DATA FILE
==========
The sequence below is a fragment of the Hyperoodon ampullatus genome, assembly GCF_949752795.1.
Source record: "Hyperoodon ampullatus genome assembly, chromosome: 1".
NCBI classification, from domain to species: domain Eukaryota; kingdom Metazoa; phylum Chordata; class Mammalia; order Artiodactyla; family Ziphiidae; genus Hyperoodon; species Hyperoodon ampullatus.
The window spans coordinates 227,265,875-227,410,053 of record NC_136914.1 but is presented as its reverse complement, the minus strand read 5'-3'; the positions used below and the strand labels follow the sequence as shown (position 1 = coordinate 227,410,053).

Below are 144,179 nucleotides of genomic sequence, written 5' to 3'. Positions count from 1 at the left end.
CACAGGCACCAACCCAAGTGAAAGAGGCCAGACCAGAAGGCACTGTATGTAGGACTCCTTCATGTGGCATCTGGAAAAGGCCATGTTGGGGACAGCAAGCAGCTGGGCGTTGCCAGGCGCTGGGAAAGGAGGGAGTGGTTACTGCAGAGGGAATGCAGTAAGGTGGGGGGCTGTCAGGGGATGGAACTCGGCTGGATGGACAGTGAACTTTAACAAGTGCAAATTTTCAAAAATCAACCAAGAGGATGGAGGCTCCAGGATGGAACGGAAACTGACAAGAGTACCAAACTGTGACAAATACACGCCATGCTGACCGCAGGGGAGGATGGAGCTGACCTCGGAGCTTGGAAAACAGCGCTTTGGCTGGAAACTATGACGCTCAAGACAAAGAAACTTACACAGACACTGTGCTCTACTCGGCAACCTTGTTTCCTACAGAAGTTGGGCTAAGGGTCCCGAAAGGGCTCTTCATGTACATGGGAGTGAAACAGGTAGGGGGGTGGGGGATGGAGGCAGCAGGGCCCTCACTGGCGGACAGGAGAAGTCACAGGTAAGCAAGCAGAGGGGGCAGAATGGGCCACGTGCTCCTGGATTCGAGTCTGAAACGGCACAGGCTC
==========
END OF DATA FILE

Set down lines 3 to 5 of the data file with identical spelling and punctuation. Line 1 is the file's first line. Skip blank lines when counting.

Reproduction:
NCBI classification, from domain to species: domain Eukaryota; kingdom Metazoa; phylum Chordata; class Mammalia; order Artiodactyla; family Ziphiidae; genus Hyperoodon; species Hyperoodon ampullatus.
The window spans coordinates 227,265,875-227,410,053 of record NC_136914.1 but is presented as its reverse complement, the minus strand read 5'-3'; the positions used below and the strand labels follow the sequence as shown (position 1 = coordinate 227,410,053).

Below are 144,179 nucleotides of genomic sequence, written 5' to 3'. Positions count from 1 at the left end.